“The potential for these drones to further destabilize flashpoints in the Caucuses [sic], South Asia, the Eastern Mediterranean, the Middle East, and North Africa is too great to ignore,” said 27 members of the US House of Representatives in a letter to Secretary of State Antony Blinken in August 2021.
Bayraktar’s trade registry filing in January 2022
According to the letter, the evidence collected from the battlefield in the Caucasus confirmed that Bayraktar drones contain parts and technology from US firms and their affiliates. “The continued transfer of such technology appears to violate arms export control laws and run afoul [of] CAATSA sanctions that Congress has imposed on Turkey, especially its Savunma Sanayii Başkanlığı (SSB) (Turkey’s Presidency of Defense Industries),” the letter said.
Turkey has scrambled to replace imported parts for its drones with locally manufactured items with some degree of success. Turkish defense contractor Aselsan reportedly developed the Common Aperture Targeting System (CATS) for Baykar, replacing a system acquired from abroad.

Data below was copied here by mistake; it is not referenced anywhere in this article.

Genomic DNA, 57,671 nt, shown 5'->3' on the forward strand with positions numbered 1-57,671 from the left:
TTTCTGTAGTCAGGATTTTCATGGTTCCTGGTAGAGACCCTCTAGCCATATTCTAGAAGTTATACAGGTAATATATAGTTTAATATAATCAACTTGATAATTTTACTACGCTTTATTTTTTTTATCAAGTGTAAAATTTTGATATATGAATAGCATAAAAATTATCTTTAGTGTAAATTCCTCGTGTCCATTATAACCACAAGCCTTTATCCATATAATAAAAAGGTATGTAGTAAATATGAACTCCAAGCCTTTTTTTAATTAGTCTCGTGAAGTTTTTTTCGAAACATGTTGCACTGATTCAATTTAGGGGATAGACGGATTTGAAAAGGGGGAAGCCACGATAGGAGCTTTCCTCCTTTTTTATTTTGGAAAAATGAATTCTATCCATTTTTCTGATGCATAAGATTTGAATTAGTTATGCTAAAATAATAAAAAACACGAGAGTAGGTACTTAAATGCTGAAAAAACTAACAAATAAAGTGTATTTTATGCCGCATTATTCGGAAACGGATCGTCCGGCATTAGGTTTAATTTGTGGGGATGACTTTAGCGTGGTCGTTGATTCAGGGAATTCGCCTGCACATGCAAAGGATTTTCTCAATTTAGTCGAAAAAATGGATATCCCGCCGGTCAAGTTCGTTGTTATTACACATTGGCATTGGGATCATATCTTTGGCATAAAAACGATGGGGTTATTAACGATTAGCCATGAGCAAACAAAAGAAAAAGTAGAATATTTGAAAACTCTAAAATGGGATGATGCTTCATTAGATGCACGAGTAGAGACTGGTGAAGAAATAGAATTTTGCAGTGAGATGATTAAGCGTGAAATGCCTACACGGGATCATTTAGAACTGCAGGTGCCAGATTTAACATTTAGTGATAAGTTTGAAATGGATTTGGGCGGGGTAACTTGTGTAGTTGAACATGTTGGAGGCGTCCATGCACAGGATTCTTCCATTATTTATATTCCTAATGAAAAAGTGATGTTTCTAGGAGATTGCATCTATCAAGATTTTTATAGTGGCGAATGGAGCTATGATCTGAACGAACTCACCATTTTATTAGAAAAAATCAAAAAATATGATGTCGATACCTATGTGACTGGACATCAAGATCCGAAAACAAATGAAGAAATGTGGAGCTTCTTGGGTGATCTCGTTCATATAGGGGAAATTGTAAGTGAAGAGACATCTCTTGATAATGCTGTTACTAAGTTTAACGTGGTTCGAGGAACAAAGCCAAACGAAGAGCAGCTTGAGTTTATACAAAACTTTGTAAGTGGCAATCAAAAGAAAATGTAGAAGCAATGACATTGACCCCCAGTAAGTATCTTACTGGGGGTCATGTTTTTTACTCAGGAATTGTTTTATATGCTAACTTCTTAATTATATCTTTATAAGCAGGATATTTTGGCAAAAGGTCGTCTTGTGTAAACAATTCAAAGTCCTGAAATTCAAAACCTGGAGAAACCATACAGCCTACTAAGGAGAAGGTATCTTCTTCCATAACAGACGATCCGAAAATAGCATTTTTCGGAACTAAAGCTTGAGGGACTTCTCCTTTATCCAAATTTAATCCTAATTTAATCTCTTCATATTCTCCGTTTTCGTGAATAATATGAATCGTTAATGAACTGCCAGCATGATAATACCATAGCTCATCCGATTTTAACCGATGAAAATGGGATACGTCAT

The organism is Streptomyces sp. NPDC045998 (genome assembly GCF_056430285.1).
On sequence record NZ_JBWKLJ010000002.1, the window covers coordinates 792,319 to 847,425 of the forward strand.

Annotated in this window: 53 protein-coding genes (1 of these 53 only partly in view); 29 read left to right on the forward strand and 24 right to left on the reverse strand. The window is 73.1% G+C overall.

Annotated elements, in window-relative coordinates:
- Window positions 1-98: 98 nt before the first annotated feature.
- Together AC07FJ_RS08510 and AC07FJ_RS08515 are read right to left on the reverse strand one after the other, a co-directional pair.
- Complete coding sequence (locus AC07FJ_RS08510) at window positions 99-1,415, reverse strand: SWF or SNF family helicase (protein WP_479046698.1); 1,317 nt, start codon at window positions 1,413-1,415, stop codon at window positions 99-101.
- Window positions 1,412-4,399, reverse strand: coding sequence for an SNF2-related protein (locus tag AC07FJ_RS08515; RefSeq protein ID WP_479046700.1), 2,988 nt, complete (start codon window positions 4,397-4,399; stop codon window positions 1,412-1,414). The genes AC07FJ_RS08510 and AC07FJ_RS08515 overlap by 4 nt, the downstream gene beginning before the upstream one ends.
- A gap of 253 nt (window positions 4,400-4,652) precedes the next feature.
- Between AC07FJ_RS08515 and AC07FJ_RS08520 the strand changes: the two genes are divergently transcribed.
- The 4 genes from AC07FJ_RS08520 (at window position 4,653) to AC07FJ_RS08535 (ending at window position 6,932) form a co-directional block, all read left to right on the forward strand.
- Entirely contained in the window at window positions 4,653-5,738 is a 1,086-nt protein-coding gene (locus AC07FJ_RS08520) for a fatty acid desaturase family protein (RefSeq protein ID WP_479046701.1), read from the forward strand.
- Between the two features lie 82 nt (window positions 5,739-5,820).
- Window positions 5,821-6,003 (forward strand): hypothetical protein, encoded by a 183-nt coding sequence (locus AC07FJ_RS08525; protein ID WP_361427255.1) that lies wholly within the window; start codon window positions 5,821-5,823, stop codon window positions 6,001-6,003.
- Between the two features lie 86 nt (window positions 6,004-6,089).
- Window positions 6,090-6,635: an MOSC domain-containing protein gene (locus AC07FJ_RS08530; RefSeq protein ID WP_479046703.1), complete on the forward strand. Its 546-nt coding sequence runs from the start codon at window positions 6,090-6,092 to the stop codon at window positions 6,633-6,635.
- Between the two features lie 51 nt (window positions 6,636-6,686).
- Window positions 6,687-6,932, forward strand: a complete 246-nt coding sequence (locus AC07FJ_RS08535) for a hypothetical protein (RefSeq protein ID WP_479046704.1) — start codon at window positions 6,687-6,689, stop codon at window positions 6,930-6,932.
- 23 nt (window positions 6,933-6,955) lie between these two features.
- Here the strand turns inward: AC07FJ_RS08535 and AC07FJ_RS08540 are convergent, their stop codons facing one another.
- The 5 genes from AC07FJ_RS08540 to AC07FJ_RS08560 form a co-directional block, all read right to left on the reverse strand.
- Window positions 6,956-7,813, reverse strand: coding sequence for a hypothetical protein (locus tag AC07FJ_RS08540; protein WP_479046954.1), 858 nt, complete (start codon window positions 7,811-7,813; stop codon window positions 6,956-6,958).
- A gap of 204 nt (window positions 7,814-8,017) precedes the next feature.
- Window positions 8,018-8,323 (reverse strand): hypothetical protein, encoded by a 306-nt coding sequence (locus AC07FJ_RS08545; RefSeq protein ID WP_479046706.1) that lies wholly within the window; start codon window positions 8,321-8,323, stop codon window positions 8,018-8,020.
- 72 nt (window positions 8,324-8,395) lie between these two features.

According to Turkey’s 2021 export figures announced by the Turkish Exporters Assembly in early December, Turkey’s arms sales reached a record level, with the biggest increase to African countries.
In the first 11 months of 2021, Turkey exported $2.8 billion worth of defense products, an increase of 39.7 percent compared to the same period of the previous year. The Turkish defense industry, which set an export record of $2.7 billion in 2019, broke a new record at the end of 2021 with exports of more than $3 billion. For the first time the defense sector had a 1.8 percent share of Turkey’s total exports in November 2021.
Ethiopia used a Turkish drone in January in an attack that killed at least 59 civilians sheltering in a school in Tigray, according to an analysis by The Washington Post on February 7, 2022. Weapon remnants recovered from the site of the strike by aid workers showed internal components and screw configurations that matched images of Turkish-made MAM-L munitions released by the weapons manufacturer. The MAM-L pairs exclusively with the Turkish-made Bayraktar TB-2 drone.
The attacks have drawn criticism from US President Joe Biden and a warning from the United Nations that they may constitute a grave violation of international law.”